June 20, 2023
By: Scott Cole
On May 17, 2023, Governor Ron DeSantis signed into law House Bill 1521, which creates the Safety in Private Spaces Act (Act). The bill goes into effect on July 1, 2023, as Florida Statute Section 553.865.
What is the Safety in Private Spaces Act, and what does it mean for postsecondary educational institutions?
The Act makes any Florida postsecondary educational Institution or facility a covered entity under the Act. This includes a private college or university licensed by the Florida Commission for Independent Education.
A college or university that maintains a restroom must, at a minimum, have a restroom designated for exclusive use by females and a restroom designated for exclusive use by males, or a unisex restroom.
Likewise, a college or university that maintains a changing facility must, at a minimum, have a changing facility designated for exclusive use by females and a changing facility designated for exclusive use by males, or a unisex changing facility.
Are there any limitations to the Safety in Private Spaces Act?
The Act provides that a person may only enter a restroom or changing facility designed for the opposite sex under the following circumstances:
- For the purpose of assisting or chaperoning a child under the age of 12, an elderly person, or a person with a disability;
- For law enforcement or governmental regulatory purposes;
- To render emergency medical assistance or to intervene in any other emergency situation;
- For custodial, maintenance, or inspection when the restroom or changing facility is not in use; or
- When the appropriate designated restroom or changing facility is out of order or under repair, and the restroom or changing facility is not occupied by a person of the opposite sex.
Under the new Act, a person’s sex is determined solely by their sex at birth.
What are the penalties for a person who violates the Safety in Private Spaces Act?
The penalties for a person who willfully violates the Act depend on their relationship with the postsecondary educational institution.
The penalty for a person who is neither a student, administrator, nor instructional personnel of the institution is trespass, which is generally a misdemeanor unless the person is carrying a firearm.
Students, instructional or administrative personnel of private universities are subject to penalties imposed by the institution itself.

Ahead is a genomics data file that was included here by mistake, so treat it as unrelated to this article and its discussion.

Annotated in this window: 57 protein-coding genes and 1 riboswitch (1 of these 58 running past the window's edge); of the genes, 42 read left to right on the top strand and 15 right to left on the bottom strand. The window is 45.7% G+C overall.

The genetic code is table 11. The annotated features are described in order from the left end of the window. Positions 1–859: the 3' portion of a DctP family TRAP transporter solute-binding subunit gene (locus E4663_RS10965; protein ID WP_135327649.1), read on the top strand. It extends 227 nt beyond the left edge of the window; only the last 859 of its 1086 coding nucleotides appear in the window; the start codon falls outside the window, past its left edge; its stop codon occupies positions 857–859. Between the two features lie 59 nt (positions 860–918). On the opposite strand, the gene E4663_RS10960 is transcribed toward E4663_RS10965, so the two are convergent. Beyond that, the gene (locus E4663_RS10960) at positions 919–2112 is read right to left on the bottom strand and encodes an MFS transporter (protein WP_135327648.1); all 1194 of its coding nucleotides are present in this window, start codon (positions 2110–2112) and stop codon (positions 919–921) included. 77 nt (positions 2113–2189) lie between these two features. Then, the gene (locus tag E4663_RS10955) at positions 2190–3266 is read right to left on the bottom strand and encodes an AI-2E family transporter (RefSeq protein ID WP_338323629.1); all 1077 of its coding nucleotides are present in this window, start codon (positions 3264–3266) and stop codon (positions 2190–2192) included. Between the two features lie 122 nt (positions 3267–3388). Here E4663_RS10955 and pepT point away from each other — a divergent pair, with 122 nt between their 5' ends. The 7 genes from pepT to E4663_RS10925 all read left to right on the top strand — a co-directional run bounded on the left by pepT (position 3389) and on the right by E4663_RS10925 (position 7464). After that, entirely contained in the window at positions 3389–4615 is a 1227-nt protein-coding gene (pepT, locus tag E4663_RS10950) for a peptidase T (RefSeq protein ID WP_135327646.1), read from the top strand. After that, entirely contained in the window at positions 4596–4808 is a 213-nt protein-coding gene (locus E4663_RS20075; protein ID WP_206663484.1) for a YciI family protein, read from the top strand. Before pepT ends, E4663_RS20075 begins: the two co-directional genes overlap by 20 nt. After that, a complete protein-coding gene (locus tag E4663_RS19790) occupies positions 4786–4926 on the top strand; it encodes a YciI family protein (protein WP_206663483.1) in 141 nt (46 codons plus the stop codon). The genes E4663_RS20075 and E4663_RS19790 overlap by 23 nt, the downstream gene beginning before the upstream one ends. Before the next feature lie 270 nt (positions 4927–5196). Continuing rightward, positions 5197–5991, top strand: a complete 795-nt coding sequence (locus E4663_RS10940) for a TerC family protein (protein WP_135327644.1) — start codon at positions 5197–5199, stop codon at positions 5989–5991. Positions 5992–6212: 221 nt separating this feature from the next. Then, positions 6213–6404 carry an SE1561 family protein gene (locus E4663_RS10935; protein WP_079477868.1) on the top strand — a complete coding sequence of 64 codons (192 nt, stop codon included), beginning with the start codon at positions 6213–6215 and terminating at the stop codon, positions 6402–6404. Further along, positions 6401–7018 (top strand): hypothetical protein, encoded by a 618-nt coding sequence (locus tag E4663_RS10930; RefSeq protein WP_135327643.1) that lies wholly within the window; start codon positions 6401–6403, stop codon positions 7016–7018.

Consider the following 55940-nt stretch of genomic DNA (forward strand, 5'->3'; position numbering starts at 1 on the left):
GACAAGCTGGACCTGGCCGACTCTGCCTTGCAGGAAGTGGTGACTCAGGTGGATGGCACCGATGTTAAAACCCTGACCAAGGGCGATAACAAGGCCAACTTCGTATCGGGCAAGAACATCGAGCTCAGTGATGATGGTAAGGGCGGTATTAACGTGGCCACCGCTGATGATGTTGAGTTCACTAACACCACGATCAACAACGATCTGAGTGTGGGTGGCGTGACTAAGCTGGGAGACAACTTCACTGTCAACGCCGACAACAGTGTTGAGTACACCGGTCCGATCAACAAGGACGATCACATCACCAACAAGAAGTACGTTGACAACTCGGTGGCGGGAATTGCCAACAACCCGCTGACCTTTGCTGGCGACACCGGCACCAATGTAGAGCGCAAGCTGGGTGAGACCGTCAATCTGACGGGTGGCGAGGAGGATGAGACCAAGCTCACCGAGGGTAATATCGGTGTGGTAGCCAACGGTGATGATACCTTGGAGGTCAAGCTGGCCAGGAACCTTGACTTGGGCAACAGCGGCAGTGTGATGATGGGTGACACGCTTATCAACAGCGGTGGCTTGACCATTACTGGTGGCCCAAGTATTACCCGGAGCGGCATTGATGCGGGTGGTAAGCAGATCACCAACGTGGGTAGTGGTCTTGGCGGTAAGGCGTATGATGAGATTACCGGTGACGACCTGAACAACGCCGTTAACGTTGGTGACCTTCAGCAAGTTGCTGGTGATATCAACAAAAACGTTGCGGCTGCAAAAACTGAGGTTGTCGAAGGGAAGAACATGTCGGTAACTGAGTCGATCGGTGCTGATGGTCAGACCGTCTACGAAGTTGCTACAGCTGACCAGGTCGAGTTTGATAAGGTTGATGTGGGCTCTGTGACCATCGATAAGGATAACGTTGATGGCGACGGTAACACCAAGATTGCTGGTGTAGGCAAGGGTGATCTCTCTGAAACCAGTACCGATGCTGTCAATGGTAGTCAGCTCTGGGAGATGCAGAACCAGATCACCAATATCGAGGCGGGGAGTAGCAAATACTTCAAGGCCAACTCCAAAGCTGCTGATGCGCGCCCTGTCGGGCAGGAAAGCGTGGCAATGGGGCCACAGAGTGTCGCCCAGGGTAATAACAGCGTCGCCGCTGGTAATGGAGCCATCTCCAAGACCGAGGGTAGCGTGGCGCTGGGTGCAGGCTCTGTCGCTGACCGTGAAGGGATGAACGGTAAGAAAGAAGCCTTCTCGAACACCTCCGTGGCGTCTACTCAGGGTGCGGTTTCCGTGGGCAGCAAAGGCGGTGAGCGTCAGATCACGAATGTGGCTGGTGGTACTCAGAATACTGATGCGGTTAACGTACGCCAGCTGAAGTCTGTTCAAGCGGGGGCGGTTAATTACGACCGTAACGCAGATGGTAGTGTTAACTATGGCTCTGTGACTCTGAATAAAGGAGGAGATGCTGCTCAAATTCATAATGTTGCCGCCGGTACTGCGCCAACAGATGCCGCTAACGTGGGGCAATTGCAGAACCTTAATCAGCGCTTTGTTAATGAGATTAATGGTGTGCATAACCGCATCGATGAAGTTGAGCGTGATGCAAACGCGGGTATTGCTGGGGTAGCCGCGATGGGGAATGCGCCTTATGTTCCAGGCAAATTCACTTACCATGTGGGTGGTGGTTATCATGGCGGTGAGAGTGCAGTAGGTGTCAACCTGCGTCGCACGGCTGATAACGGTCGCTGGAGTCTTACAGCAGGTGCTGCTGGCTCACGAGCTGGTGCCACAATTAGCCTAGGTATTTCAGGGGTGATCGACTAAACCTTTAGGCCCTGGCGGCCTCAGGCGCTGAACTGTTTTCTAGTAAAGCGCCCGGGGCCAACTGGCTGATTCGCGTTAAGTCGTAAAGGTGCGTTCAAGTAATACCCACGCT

What are the consequences for colleges and universities that do not comply with the Safety in Private Spaces Act?
Beginning July 1, 2024, individuals can file complaints with the state Attorney General alleging that the college or university is not complying with the law. The Attorney General's office can issue penalties or take disciplinary action against any college or university found to be in violation. The state can also file a civil action in court and seek to fine the school up to $10,000 for the violation.
What measures can Florida colleges and universities take to ensure they are in compliance with the new Act?
To become compliant with the Act, Florida colleges and universities must undertake the following:
- Amend the student conduct code to make it a disciplinary violation for a student to willfully enter a restroom or changing facility restricted to individuals of a different sex than assigned to the student at birth and refusing to leave when asked by instructional, administrative, security, or student disciplinary personnel.
- Amend the employee disciplinary policies or regulations to add that an employee willfully entering a restroom or changing facility restricted to individuals of a different sex than assigned to the employee at birth and refusing to leave when asked by instructional, administrative, security, or student disciplinary personnel an employee constitutes employee misconduct.
- Submit documents to the Florida Department of Education showing compliance with the statute no later than April 1, 2024.